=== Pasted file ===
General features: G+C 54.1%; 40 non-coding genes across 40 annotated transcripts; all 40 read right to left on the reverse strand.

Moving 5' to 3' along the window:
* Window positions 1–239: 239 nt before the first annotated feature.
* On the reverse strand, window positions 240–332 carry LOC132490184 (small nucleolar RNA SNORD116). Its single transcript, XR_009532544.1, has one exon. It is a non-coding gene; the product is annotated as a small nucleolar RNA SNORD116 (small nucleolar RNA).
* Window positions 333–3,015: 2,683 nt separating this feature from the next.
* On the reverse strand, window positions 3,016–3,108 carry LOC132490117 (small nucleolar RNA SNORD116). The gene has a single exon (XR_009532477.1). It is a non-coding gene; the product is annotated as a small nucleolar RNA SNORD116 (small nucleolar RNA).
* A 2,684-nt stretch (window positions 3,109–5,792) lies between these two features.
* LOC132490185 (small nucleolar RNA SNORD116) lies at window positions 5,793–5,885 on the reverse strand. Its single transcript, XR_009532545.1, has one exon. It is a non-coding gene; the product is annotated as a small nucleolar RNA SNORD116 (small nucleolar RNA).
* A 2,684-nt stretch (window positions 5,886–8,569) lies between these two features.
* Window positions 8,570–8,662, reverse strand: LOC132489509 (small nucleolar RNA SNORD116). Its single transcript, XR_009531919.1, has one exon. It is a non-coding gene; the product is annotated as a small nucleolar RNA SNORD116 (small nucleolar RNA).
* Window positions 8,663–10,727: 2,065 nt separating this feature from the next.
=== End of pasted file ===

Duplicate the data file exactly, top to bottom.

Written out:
General features: G+C 54.1%; 40 non-coding genes across 40 annotated transcripts; all 40 read right to left on the reverse strand.

Moving 5' to 3' along the window:
* Window positions 1–239: 239 nt before the first annotated feature.
* On the reverse strand, window positions 240–332 carry LOC132490184 (small nucleolar RNA SNORD116). Its single transcript, XR_009532544.1, has one exon. It is a non-coding gene; the product is annotated as a small nucleolar RNA SNORD116 (small nucleolar RNA).
* Window positions 333–3,015: 2,683 nt separating this feature from the next.
* On the reverse strand, window positions 3,016–3,108 carry LOC132490117 (small nucleolar RNA SNORD116). The gene has a single exon (XR_009532477.1). It is a non-coding gene; the product is annotated as a small nucleolar RNA SNORD116 (small nucleolar RNA).
* A 2,684-nt stretch (window positions 3,109–5,792) lies between these two features.
* LOC132490185 (small nucleolar RNA SNORD116) lies at window positions 5,793–5,885 on the reverse strand. Its single transcript, XR_009532545.1, has one exon. It is a non-coding gene; the product is annotated as a small nucleolar RNA SNORD116 (small nucleolar RNA).
* A 2,684-nt stretch (window positions 5,886–8,569) lies between these two features.
* Window positions 8,570–8,662, reverse strand: LOC132489509 (small nucleolar RNA SNORD116). Its single transcript, XR_009531919.1, has one exon. It is a non-coding gene; the product is annotated as a small nucleolar RNA SNORD116 (small nucleolar RNA).
* Window positions 8,663–10,727: 2,065 nt separating this feature from the next.